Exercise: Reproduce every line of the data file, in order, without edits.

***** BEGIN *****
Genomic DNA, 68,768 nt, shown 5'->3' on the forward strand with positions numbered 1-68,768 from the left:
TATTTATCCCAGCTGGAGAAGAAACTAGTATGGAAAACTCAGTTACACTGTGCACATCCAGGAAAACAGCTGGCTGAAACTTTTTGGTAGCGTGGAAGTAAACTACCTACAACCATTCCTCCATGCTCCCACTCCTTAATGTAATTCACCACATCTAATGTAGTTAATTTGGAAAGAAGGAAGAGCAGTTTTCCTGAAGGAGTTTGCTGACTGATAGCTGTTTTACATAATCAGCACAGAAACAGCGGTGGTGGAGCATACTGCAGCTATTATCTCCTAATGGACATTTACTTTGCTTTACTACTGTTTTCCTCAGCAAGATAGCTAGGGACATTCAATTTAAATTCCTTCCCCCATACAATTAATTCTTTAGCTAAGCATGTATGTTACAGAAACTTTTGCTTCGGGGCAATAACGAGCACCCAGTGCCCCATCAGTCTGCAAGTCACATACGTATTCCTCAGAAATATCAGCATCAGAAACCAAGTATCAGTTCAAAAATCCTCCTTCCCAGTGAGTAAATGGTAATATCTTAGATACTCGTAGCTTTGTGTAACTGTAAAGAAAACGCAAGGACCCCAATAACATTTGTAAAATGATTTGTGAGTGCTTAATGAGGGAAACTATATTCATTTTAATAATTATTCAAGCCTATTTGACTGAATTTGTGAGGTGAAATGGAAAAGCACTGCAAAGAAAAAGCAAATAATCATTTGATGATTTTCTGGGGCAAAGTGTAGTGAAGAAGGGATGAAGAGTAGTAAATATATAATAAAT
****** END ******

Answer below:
Genomic DNA, 68,768 nt, shown 5'->3' on the forward strand with positions numbered 1-68,768 from the left:
TATTTATCCCAGCTGGAGAAGAAACTAGTATGGAAAACTCAGTTACACTGTGCACATCCAGGAAAACAGCTGGCTGAAACTTTTTGGTAGCGTGGAAGTAAACTACCTACAACCATTCCTCCATGCTCCCACTCCTTAATGTAATTCACCACATCTAATGTAGTTAATTTGGAAAGAAGGAAGAGCAGTTTTCCTGAAGGAGTTTGCTGACTGATAGCTGTTTTACATAATCAGCACAGAAACAGCGGTGGTGGAGCATACTGCAGCTATTATCTCCTAATGGACATTTACTTTGCTTTACTACTGTTTTCCTCAGCAAGATAGCTAGGGACATTCAATTTAAATTCCTTCCCCCATACAATTAATTCTTTAGCTAAGCATGTATGTTACAGAAACTTTTGCTTCGGGGCAATAACGAGCACCCAGTGCCCCATCAGTCTGCAAGTCACATACGTATTCCTCAGAAATATCAGCATCAGAAACCAAGTATCAGTTCAAAAATCCTCCTTCCCAGTGAGTAAATGGTAATATCTTAGATACTCGTAGCTTTGTGTAACTGTAAAGAAAACGCAAGGACCCCAATAACATTTGTAAAATGATTTGTGAGTGCTTAATGAGGGAAACTATATTCATTTTAATAATTATTCAAGCCTATTTGACTGAATTTGTGAGGTGAAATGGAAAAGCACTGCAAAGAAAAAGCAAATAATCATTTGATGATTTTCTGGGGCAAAGTGTAGTGAAGAAGGGATGAAGAGTAGTAAATATATAATAAAT